A Mayfly’s life cycle consists of an incomplete metamorphosis, with the following stages: egg, nymph, dun or subimago, and spinner or imago. There are countless species of Mayfly nymphs and each nymph species is somewhat similar but can also be very different. I won’t go into too much detail, but the main species of mayflies you’ll find on the Skagit are Bottom Burrowers and Crawlers / Clingers. Each of these species as a nymph live on the bottom and under rocks crawling around eating detritus and other dead material, and when swept up in the current, these nymphs become an easy meal for any hungry trout.

Bottom burrowers are smaller than crawlers and will hatch into subimago or adult mayfly and typically are that smaller size mayfly hatch that you will see early season on the Skagit. Hares ear, pheasant tail nymphs and copper johns in sz 10-16 are some of my favourite patterns to mimic the nymphal stage. For the adults, any parachute adams style fly in grey, olive and dun sz 10-16 are my favourites.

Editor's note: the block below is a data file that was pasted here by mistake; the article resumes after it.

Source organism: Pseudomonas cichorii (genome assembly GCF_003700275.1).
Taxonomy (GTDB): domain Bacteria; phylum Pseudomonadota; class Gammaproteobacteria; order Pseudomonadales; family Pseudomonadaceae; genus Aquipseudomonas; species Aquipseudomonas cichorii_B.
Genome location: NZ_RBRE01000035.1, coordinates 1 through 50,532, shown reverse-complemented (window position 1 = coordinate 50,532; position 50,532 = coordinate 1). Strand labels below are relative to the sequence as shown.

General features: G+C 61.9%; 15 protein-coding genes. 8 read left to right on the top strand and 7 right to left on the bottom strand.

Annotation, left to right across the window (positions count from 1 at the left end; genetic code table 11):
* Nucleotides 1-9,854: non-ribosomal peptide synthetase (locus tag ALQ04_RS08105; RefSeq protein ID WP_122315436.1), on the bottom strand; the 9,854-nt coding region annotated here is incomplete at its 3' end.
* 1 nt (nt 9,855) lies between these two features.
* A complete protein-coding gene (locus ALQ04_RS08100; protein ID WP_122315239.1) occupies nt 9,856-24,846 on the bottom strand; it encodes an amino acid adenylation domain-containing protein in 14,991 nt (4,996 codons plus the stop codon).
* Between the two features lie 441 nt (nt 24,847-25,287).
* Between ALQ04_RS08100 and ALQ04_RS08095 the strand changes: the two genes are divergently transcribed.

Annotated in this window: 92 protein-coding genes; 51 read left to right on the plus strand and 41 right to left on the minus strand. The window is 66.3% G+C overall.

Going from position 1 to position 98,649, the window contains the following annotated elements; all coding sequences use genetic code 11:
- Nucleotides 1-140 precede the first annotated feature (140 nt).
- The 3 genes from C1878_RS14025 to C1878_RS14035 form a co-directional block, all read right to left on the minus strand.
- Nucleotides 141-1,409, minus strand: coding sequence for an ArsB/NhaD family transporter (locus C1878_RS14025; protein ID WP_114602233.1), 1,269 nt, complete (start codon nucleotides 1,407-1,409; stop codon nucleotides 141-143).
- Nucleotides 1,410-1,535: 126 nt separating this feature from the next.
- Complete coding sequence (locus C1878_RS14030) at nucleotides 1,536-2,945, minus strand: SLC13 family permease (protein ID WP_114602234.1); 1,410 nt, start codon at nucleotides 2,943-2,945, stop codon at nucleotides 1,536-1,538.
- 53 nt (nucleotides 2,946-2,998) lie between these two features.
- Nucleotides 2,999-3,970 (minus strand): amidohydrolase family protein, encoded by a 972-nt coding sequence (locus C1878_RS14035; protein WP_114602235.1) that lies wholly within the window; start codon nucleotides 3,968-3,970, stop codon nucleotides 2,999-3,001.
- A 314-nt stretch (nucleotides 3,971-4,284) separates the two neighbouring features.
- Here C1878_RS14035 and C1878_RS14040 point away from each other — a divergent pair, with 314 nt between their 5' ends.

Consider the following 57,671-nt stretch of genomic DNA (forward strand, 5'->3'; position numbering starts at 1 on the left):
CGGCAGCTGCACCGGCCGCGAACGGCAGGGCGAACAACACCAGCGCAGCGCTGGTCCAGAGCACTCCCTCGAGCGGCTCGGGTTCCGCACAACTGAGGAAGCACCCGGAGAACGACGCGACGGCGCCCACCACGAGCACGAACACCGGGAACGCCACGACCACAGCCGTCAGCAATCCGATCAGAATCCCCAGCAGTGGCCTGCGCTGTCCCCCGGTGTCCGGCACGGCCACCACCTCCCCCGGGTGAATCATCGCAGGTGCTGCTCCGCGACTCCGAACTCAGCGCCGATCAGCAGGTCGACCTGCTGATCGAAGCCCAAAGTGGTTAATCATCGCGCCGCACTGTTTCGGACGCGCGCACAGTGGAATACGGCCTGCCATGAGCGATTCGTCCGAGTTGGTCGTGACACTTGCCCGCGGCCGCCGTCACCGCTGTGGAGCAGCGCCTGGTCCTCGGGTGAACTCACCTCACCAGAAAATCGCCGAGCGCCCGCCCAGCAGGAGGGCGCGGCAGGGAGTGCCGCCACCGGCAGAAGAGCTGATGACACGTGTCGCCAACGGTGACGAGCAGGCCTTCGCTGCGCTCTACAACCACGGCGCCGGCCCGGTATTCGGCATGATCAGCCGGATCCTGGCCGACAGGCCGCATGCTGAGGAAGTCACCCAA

Crawler or Clinger mayfly nymphs tend to be bigger than the burrowers. Crawlers will hatch into those larger mayflies seen later on in the season and some  become that famous large “green drake” hatch that many people talk about. In my box, I stock up on prince nymphs and girdle bugs sz 8-14 as well as some personal patterns and takes on classics that I have tied to resemble the bugs shown in the pictures. For the adults, grey wulffs and any larger mayfly and extended mayfly pattern in grey and olive are a must have in my box.

I haven’t touched on the imago or spinner stage of the Mayfly life cycle yet. Spinners are commonly referred to as “spent” mayflies, which are adult females that have flown back to the river to lay their eggs. After laying their eggs, the females will die making a very easy meal for nearby trout. Although I don’t fish spinners much, I always keep a few poly wing and spinner patterns in greys and olive sz 10-14 in my box as well as some soft hackles to resemble spent mayflies that have been swept up and tumbled over just under the surface.